The old Shenzhen Museum was dingy, dusty and unimaginative and heavily politicised. So it was with some interest that we looked forward to the opening of the new museum and on the day after Christmas 2008 we were lined up with the best of them.
The website said 9 a.m. but……..it was 10 a.m…. we’ve become philosophical about such things; so, we sat with our books and watched the crowds grow. And grow.
By ten o’clock we were lined up, ten deep. The museum occupies most of the eastern wing of the Shenzhen Civic Centre and we were fully conversant with the spectacular nature of that architecture, but it was still a shock when we finally entered the museum. It still looked a bit like the old one, three floors of exhibits arranged around a large atrium. The atrium in the new museum was roofed with translucent glass and appeared to go on forever, infinite.
We quickly oriented. Unlike the old museum, English commentary accompanies the displays. For convenience you can even get an English taped commentary from the front desk. Do so. It’s worth it. The previous museum was neither fish nor fowl and even deteriorated into stuffed animals at one point. The new one knows exactly what it’s about. It’s a museum of Shenzhen history.
The top floor is dedicated to the history of Shenzhen in Reform and Opening. Remember, for much of its short history, Shenzhen followed policies that were strongly opposed by powerful forces in the central government. To protect itself, it dubbed the policies experiments and paid lip-service to political orthodoxy. Now, more than thirty years since the beginning of Reform and Opening, this pretence has disappeared and the tone is triumphal.
The best way of appreciating this is to spend a little time in the small gallery that acts as an antechamber to the main exhibition hall on the third floor. This shows Shenzhen before Reform. It presents an idyllic scene of people sitting under a large banyan tree. And there were banyan trees aplenty around Shenzhen Railway Station in the old days. But to make the picture really authentic you’d have to have removed all the men as the exhibit points out, they had escaped to Hong Kong. Then you would have to add in liberal doses of malnutrition, poverty and repression. The small print reveals the real targets of the exhibit. The exhibits are poverty and oppression exhibits; ration coupons, ID cards that classified their owners on the basis of their political class, Mao quote books, pictures of struggle meetings etc. Nobody actually says in so many words that it was wrong and unworkable, but you’re warmly invited to draw your own conclusions. There is an exhibit of Deng Xiaoping dealing with the problem of defection to Hong Kong. Deng says that it can’t be solved by military means because the problem is with the government’s policies what a sensible man.
In the main hall all political gloves are off. Much is made of things such as the labour market, the Stock Exchange, free markets in land and other things whose espousal forty years ago would have possibly meant death. There are a lot of official documents, some of which can be fascinating to the cognoscenti. But there’s also plenty of light and action. Particularly impressive are several BIG models of the city, which you can walk over on glass.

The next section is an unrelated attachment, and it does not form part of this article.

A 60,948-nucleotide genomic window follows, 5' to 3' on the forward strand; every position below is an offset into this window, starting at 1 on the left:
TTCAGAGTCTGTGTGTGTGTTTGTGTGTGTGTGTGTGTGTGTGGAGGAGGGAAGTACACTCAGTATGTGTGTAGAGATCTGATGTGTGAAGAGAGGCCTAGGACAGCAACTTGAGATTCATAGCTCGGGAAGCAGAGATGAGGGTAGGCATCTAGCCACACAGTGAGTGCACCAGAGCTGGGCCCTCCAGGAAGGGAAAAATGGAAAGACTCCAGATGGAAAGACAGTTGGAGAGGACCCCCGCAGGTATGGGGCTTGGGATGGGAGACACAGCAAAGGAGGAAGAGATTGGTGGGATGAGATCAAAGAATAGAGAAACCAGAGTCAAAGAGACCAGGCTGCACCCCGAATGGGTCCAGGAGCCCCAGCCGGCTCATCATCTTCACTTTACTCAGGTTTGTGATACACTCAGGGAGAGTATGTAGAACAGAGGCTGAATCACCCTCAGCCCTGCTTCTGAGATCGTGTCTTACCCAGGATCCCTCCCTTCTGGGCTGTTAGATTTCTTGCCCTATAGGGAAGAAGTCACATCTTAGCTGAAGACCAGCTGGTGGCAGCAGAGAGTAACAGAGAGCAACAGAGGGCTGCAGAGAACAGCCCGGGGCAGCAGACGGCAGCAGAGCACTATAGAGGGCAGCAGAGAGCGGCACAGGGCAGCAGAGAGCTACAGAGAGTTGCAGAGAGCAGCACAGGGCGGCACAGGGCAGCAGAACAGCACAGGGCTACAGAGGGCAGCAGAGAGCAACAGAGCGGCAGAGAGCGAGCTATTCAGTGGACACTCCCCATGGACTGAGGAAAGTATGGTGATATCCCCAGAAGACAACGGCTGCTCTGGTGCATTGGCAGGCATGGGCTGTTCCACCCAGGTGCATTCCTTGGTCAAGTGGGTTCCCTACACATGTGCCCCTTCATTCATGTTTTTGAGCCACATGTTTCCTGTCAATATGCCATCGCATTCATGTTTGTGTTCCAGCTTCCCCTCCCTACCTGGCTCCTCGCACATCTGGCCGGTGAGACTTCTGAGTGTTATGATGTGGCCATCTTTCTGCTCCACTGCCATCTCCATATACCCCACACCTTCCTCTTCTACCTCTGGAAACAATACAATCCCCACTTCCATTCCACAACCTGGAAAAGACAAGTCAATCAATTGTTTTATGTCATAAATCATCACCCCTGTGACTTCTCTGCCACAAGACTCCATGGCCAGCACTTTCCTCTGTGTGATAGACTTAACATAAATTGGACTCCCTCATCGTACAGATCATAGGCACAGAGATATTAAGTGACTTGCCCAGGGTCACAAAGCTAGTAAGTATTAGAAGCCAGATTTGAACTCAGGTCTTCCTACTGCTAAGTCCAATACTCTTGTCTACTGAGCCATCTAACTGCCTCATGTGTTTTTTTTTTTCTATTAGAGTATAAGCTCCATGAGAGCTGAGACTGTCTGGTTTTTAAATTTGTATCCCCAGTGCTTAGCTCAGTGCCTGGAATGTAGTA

The second floor goes into the earlier history of Shenzhen. What really struck us was the number of archaeological discoveries in the city going back as far as seven thousand years. This is hardly surprising given the enormous amount of construction and therefore digging that has gone on in the past thirty years. But we didn’t know that so much time had been added to busy construction schedules to examine and explore these incidental archaeological discoveries. Additional emphasis is focused on the origins of the early inhabitants of the city including details about the the origins of the Cantonese. Chinese genealogy makes the average western ancestral searcher’s work look wimpy. An averagely good searcher can go back fifty generations: in the Shenzhen section of the Museum you can appreciate the depth of Chinese relations over time.
The ground floor is set aside for special exhibitions. At the time of our visit this was a special exhibition that demonstrated the political importance of Reform, and of Shenzhen in modern China. The Central Government thought so much of Shenzhen’s role in the making of modern China that to celebrate thirty years of Reform and the opening of the museum; it made available some of China’s greatest art treasures for a special exhibition.
Pretty quickly we understood why everybody had been lined up ten deep at the door and why we had to queue for so long to get into this exhibition. They were all there: several terra cotta warriors, a full jade burial suit, Bronze Age pottery from Banpo near Xi’an, Song Dynasty celadon ceramics and row after row of Tang tricolour glazed wares. We joined everybody else in being gobsmacked. Flashes went off everywhere. Clearly we had misread the signs. They must have said No Photography if you don’t have a Camera. Right! We noted our mistake and participated.
Address: Shenzhen Civic Centre East Building 0755 8210-1044
Metro: Shi Min Zhong Xin on lines 2 and 4.
Buses Nos. 105, 234, 236, 41, 371, 107, 10 to the north of the building and Nos. 38, 235 and 15 to the west.